By: Yu Jeng Lee, PharmD Candidate c/o 2023
Amyotrophic lateral sclerosis (ALS), also referred to as Lou Gehrig’s disease, is a progressive neurodegenerative disorder that affects both the upper motor neurons (UMN) and lower motor neurons (LMN). This disease causes muscle weakness, which progresses to disability, and subsequently death, primarily due to respiratory failure.1,2 There are approximately 1.6 new cases of ALS per 100,000 persons annually worldwide, with higher occurrences seen in patients that are Caucasian, male, and ≥ 55 years of age.1,2 Despite these risk factors, there is currently no single cause identified for ALS.1,2 However, multiple mechanisms have been proposed, predominantly via genetic mutations (i.e., superoxide dismutase type 1 mutations).1 Patients with ALS often present with a combination of UMN and LMN signs and symptoms. Symptoms associated with UMN involvement include hyperreflexia, spasticity, muscle weakness, and slowness, while LMN involvement symptoms include fasciculations, amyotrophy, muscle weakness, and atrophy.1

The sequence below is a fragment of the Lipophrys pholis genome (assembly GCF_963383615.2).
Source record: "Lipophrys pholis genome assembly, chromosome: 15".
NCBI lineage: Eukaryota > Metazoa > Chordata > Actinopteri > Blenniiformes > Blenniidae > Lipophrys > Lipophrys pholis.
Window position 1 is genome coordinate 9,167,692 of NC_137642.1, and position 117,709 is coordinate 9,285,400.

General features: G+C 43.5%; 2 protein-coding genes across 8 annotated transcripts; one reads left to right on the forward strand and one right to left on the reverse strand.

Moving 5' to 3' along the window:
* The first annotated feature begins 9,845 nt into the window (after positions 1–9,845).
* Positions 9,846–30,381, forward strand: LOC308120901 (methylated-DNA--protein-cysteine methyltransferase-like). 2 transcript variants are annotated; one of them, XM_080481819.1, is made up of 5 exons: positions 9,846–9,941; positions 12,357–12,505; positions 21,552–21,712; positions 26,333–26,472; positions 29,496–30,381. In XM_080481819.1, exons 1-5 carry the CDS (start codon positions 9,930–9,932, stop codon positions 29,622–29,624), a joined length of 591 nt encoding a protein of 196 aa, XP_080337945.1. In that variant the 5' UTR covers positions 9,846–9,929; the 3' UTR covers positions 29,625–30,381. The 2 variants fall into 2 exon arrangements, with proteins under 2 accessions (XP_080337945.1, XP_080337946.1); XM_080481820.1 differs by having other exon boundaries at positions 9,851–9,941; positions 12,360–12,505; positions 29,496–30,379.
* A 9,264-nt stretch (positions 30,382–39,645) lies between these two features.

Current ALS Therapeutic Landscape
The clinical practice guideline for the management of ALS was published by the American Academy of Neurology (AAN) in 1999, with the most updated version revised in 2009.3 AAN’s practice parameter aims to provide evidence-based recommendations for optimal care in ALS patients. Currently, there is no cure for ALS, hence treatment is focused on symptom management and quality of life prolongation.1 Depending on a patient’s symptoms, various nonpharmacological and pharmacological options can be utilized. Some therapies include noninvasive positive pressure ventilation for respiratory insufficiency, percutaneous endoscopic gastrostomy tube placement for dysphagia, mexiletine for muscle spasms, nonopioid analgesics for pain, and amitriptyline for sialorrhea, depression, insomnia, and pseudobulbar affect.1,3 Currently, there are three medications approved by the Food and Drug Administration (FDA) to slow the progression of ALS: Relyvrio (sodium phenylbutyrate-taururs-odiol), Rilutek (riluzole), and Radicava (edaravone).2,3